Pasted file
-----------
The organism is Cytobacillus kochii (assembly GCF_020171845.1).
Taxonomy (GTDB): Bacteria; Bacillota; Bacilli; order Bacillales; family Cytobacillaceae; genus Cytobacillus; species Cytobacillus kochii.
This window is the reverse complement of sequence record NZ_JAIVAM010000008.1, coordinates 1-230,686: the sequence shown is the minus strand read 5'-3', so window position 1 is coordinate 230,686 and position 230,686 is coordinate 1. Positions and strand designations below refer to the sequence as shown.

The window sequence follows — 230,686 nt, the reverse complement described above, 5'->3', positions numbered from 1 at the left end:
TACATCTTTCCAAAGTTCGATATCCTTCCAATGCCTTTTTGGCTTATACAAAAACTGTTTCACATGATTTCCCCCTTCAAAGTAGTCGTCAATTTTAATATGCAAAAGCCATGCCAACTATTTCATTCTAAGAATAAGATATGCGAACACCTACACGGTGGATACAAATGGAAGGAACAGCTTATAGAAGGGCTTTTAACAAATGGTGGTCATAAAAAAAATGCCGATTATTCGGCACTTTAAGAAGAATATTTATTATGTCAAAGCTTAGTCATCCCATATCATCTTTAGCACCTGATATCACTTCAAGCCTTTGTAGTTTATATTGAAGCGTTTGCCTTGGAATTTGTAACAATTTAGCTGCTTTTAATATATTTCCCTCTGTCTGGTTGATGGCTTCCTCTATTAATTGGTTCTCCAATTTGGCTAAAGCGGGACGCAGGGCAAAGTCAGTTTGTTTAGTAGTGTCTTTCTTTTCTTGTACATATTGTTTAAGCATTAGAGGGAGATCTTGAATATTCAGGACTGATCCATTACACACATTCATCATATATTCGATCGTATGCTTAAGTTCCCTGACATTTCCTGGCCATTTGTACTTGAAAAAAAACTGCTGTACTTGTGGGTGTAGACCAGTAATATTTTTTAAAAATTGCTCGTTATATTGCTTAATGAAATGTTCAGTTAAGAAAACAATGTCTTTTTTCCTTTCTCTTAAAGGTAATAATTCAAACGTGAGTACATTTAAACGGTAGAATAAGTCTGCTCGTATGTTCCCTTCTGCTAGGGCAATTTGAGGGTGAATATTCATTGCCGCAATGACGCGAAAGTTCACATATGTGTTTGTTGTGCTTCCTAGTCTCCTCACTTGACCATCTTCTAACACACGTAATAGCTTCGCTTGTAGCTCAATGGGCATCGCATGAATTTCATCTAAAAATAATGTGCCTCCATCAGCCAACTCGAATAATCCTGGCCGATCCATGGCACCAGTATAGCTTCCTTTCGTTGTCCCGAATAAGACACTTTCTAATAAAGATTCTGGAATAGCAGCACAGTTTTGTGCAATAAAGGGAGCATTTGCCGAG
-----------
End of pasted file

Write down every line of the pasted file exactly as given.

The organism is Cytobacillus kochii (assembly GCF_020171845.1).
Taxonomy (GTDB): Bacteria; Bacillota; Bacilli; order Bacillales; family Cytobacillaceae; genus Cytobacillus; species Cytobacillus kochii.
This window is the reverse complement of sequence record NZ_JAIVAM010000008.1, coordinates 1-230,686: the sequence shown is the minus strand read 5'-3', so window position 1 is coordinate 230,686 and position 230,686 is coordinate 1. Positions and strand designations below refer to the sequence as shown.

The window sequence follows — 230,686 nt, the reverse complement described above, 5'->3', positions numbered from 1 at the left end:
TACATCTTTCCAAAGTTCGATATCCTTCCAATGCCTTTTTGGCTTATACAAAAACTGTTTCACATGATTTCCCCCTTCAAAGTAGTCGTCAATTTTAATATGCAAAAGCCATGCCAACTATTTCATTCTAAGAATAAGATATGCGAACACCTACACGGTGGATACAAATGGAAGGAACAGCTTATAGAAGGGCTTTTAACAAATGGTGGTCATAAAAAAAATGCCGATTATTCGGCACTTTAAGAAGAATATTTATTATGTCAAAGCTTAGTCATCCCATATCATCTTTAGCACCTGATATCACTTCAAGCCTTTGTAGTTTATATTGAAGCGTTTGCCTTGGAATTTGTAACAATTTAGCTGCTTTTAATATATTTCCCTCTGTCTGGTTGATGGCTTCCTCTATTAATTGGTTCTCCAATTTGGCTAAAGCGGGACGCAGGGCAAAGTCAGTTTGTTTAGTAGTGTCTTTCTTTTCTTGTACATATTGTTTAAGCATTAGAGGGAGATCTTGAATATTCAGGACTGATCCATTACACACATTCATCATATATTCGATCGTATGCTTAAGTTCCCTGACATTTCCTGGCCATTTGTACTTGAAAAAAAACTGCTGTACTTGTGGGTGTAGACCAGTAATATTTTTTAAAAATTGCTCGTTATATTGCTTAATGAAATGTTCAGTTAAGAAAACAATGTCTTTTTTCCTTTCTCTTAAAGGTAATAATTCAAACGTGAGTACATTTAAACGGTAGAATAAGTCTGCTCGTATGTTCCCTTCTGCTAGGGCAATTTGAGGGTGAATATTCATTGCCGCAATGACGCGAAAGTTCACATATGTGTTTGTTGTGCTTCCTAGTCTCCTCACTTGACCATCTTCTAACACACGTAATAGCTTCGCTTGTAGCTCAATGGGCATCGCATGAATTTCATCTAAAAATAATGTGCCTCCATCAGCCAACTCGAATAATCCTGGCCGATCCATGGCACCAGTATAGCTTCCTTTCGTTGTCCCGAATAAGACACTTTCTAATAAAGATTCTGGAATAGCAGCACAGTTTTGTGCAATAAAGGGAGCATTTGCCGAG